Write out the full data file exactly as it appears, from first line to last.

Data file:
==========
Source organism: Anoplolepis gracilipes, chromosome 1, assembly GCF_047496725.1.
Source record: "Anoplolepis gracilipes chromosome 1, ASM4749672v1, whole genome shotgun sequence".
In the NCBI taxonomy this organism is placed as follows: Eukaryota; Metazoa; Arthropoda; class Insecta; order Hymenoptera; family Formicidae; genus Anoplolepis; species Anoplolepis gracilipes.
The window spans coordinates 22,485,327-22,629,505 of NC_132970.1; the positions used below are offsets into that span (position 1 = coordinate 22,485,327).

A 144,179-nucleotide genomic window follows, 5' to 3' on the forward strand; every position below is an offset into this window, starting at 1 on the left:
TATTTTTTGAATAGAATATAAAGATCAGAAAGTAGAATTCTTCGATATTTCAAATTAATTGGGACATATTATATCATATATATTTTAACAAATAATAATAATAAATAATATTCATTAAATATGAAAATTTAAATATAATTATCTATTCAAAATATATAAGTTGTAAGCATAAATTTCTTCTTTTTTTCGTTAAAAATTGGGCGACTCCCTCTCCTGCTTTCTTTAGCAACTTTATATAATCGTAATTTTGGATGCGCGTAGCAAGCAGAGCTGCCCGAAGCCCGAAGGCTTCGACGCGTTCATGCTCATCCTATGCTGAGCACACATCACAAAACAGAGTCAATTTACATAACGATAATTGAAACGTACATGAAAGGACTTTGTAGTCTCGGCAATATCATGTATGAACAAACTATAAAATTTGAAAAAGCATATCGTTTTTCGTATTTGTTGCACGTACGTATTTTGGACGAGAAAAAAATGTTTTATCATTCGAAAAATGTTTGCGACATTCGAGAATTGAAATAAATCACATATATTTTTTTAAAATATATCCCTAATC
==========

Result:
Source organism: Anoplolepis gracilipes, chromosome 1, assembly GCF_047496725.1.
Source record: "Anoplolepis gracilipes chromosome 1, ASM4749672v1, whole genome shotgun sequence".
In the NCBI taxonomy this organism is placed as follows: Eukaryota; Metazoa; Arthropoda; class Insecta; order Hymenoptera; family Formicidae; genus Anoplolepis; species Anoplolepis gracilipes.
The window spans coordinates 22,485,327-22,629,505 of NC_132970.1; the positions used below are offsets into that span (position 1 = coordinate 22,485,327).

A 144,179-nucleotide genomic window follows, 5' to 3' on the forward strand; every position below is an offset into this window, starting at 1 on the left:
TATTTTTTGAATAGAATATAAAGATCAGAAAGTAGAATTCTTCGATATTTCAAATTAATTGGGACATATTATATCATATATATTTTAACAAATAATAATAATAAATAATATTCATTAAATATGAAAATTTAAATATAATTATCTATTCAAAATATATAAGTTGTAAGCATAAATTTCTTCTTTTTTTCGTTAAAAATTGGGCGACTCCCTCTCCTGCTTTCTTTAGCAACTTTATATAATCGTAATTTTGGATGCGCGTAGCAAGCAGAGCTGCCCGAAGCCCGAAGGCTTCGACGCGTTCATGCTCATCCTATGCTGAGCACACATCACAAAACAGAGTCAATTTACATAACGATAATTGAAACGTACATGAAAGGACTTTGTAGTCTCGGCAATATCATGTATGAACAAACTATAAAATTTGAAAAAGCATATCGTTTTTCGTATTTGTTGCACGTACGTATTTTGGACGAGAAAAAAATGTTTTATCATTCGAAAAATGTTTGCGACATTCGAGAATTGAAATAAATCACATATATTTTTTTAAAATATATCCCTAATC